Can the silence-mark bearers can speak once more in certain conditions?

I am of foreign origin from a civilization who have done horrible, horrible wrongs to your people.

This inquiry is of my personal curiousity and concern, but if you think I am not worthy of this question, I shall rescind.

May the Matari forgive me for the sins of my lineage.

Octavech Raholan
Former Liberal Holder
Freedom Fighter
Proud Apostate


I cannot see why pouring money into communities could not improve their living conditions, nor do I see any particular reason why individuals could not be removed from such - assuming they want the aid, or want to leave, that is, of course. Starkmanir specifically is a hellhole on the warzone, though; how much is realistic to achieve there without completely moving the community is questionable.

Individuals who are facing exile from their localities can usually not return, nor can they speak to those clans enforcing silence. These things are that clan’s call, and it would not be prudent to interfere with it. The whole structure of the Republic is - and was even before the coup - built on the idea that the lowest possible level of law and custom applies. Where it is the question of a clan member’s relations to their clan, and no one else is involved, it would be extremely distasteful for outsiders to try and dictate what they can or cannot do, even when we think a custom barbaric. And if one chooses to bear the consequences one’s own blood’s customs enforce, that is of course commendable, andesh, in accordance to Fate.

But let’s be realistic, it’s a big cluster - if someone banished by a clan/subtribe in some city on Odatrik V goes and starts a new life in another city, on another planet, or on another region competely, who there will even know about their troubles and sentences locally if they do not choose to be open about them? Clan law cannot extend to outside that clan any more than tribal law can extend to outside the tribal lands where it was applied. The ohnesh individual will no doubt have face hardship and prejudice in any case, but as far as enforcing any particular consequence goes, the limitations on a person’s possibility to choose to go against blood and custom are more often financial than legal.

And if they go to the Federation, who the hell there will even give a damn that they have some ‘tattoo’?

That said, individuals banished are rarely so solely based on the Mark, even when they claim so. Tribal criminal law might extend farther than that of blood and spirit, and many well-meaning aid projects have ran into being abused by people who absolutely did deserve their banishment, or worse.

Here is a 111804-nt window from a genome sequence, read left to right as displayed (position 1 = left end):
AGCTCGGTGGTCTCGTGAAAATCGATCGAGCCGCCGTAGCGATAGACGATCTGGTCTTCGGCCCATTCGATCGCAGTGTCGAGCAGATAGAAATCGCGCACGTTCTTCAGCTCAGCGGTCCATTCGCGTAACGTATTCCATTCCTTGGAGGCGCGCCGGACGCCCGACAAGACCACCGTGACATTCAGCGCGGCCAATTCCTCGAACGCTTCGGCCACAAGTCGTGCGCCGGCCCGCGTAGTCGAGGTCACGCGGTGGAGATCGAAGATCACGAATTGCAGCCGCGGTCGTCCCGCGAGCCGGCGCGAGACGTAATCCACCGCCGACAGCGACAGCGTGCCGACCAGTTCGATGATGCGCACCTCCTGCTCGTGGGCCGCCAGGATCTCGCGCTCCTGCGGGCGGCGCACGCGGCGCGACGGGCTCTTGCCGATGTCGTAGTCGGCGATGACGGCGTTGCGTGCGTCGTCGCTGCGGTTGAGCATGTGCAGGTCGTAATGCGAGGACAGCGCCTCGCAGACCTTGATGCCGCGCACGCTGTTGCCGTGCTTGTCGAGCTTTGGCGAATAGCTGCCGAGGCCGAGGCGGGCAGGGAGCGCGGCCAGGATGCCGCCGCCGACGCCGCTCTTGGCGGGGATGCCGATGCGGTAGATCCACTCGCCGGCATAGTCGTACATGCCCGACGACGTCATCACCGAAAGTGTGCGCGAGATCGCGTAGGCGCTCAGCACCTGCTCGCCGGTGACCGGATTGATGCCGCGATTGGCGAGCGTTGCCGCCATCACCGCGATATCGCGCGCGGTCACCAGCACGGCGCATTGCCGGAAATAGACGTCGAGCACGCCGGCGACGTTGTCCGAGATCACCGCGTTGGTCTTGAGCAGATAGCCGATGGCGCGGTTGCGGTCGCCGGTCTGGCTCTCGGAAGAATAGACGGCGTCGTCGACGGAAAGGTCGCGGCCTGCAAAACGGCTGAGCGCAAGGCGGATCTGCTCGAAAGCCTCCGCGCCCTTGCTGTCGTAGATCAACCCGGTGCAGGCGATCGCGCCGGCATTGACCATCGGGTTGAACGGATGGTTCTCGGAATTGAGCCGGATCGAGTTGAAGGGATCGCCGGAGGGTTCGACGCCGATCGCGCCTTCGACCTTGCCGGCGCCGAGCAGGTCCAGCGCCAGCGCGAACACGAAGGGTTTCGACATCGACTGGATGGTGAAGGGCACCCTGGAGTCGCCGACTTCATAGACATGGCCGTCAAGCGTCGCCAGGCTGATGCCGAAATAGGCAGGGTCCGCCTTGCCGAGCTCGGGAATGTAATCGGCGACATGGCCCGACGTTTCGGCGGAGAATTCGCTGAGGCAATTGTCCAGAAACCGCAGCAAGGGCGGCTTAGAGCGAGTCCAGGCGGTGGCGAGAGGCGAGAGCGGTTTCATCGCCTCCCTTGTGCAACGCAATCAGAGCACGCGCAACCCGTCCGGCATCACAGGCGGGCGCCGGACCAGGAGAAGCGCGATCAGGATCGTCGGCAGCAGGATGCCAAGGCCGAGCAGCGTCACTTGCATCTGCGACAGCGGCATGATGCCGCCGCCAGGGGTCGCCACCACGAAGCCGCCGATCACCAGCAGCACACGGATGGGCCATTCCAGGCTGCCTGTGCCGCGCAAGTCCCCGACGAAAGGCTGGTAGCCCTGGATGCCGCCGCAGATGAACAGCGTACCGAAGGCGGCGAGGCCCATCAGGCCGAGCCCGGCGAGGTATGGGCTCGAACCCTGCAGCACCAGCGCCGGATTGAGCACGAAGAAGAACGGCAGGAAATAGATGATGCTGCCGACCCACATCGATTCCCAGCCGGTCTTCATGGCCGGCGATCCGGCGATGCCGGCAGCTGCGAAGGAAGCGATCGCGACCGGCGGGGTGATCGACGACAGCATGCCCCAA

Thank you for your clarifications lady Rhiannon.
I am an outsider and even an Amarr, yes, but I hope I am considered one of the good ones.
Of course that would mean not overstepping my boundaries.

I see a misconception that acts such as the vow of silence is a punishment. It is not. It is a redeeming act that the person in question chooses to undertaken themselves and should be honored.


Maybe I was obscure, but yes, that is also what I tried to say with stressing that bearing the consequences is andesh. The rest of my answer is under the assumption that the individual chooses another path.

I doubt these statistics are easily accessible, but I would be very interested to know the distribution of marks on Minmatar who immigrate to the Federation. I think they would say a great deal about the level of mark based discrimination as cause for immigration.

The vow of silence may not be a punishment, could you be so good as to tell me Mr. Aloga; what is the penalty for breaking that vow of silence?

As I understand it, that is not a question that cannot be answered in a general sense; it depends entirely on the jurisdiction. In some places, it might not be more than the sad and disappointed faces of your aunts. In other places, oath-breakers are cast out.

In many places, the traditional solution to conflicting loyalties - say, if an oath demanded that you be silent, and another demanded that you speak - when one is not clearly a higher duty is suicide, but that might be considered a rather drastic move in this day and age.

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It wasn’t conflicting loyalties I was asking of, and don’t know if that’s an evasion or you’re simply from a more enlightened tribe than those I’ve had cause to speak to of late.
But for the breaking of the vow of silence imposed on those stained by the Slaver’s Fang, in some places is for the offender’s kin to cut out his tongue.

Elsebeth Rhiannon:

Thank you for sharing your thoughts, they proved enlightening. I can empathize with the at times difficult nature of expressing the profundity of spiritual beliefs with outsiders who either offend through misconception, or seek only to score cheap propaganda points in ignorance.


Well, over here cutting off tongues is only reserved for certain slavers.


If not, that is only because of ignorance. It is one thing that should be considered in deciding such a case - was there another loyalty that caused the oath to break? If so, was it higher enough that the person can live with it?

If you say so. I will leave commenting on that to clans that practice such customs. It is not my way. (That is, if they so choose. I do not mean to imply they owe explanations to a slaver.)

Im not sure what exactly the point of your overall argument is? No has denied that the practices still exist, only that it is rare and uncommon. How ever to answer your original question, yes, when some one breaks their vow of silence, one of the courses of action is to have their tongue removed. It is to enforce a consequence someone chose when they took their original oath, even if they chicken out later.

Some even choose to have their tongue removed after they take the oath, so that they do not break their vow ever.

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I was not given to understand that marks are chosen.

I would hazard a guess he meant that there are cases you are given two choices: exile or vow of silence. If you choose the vow, you’re expected to keep it and some communities might be sterner in enforcing it.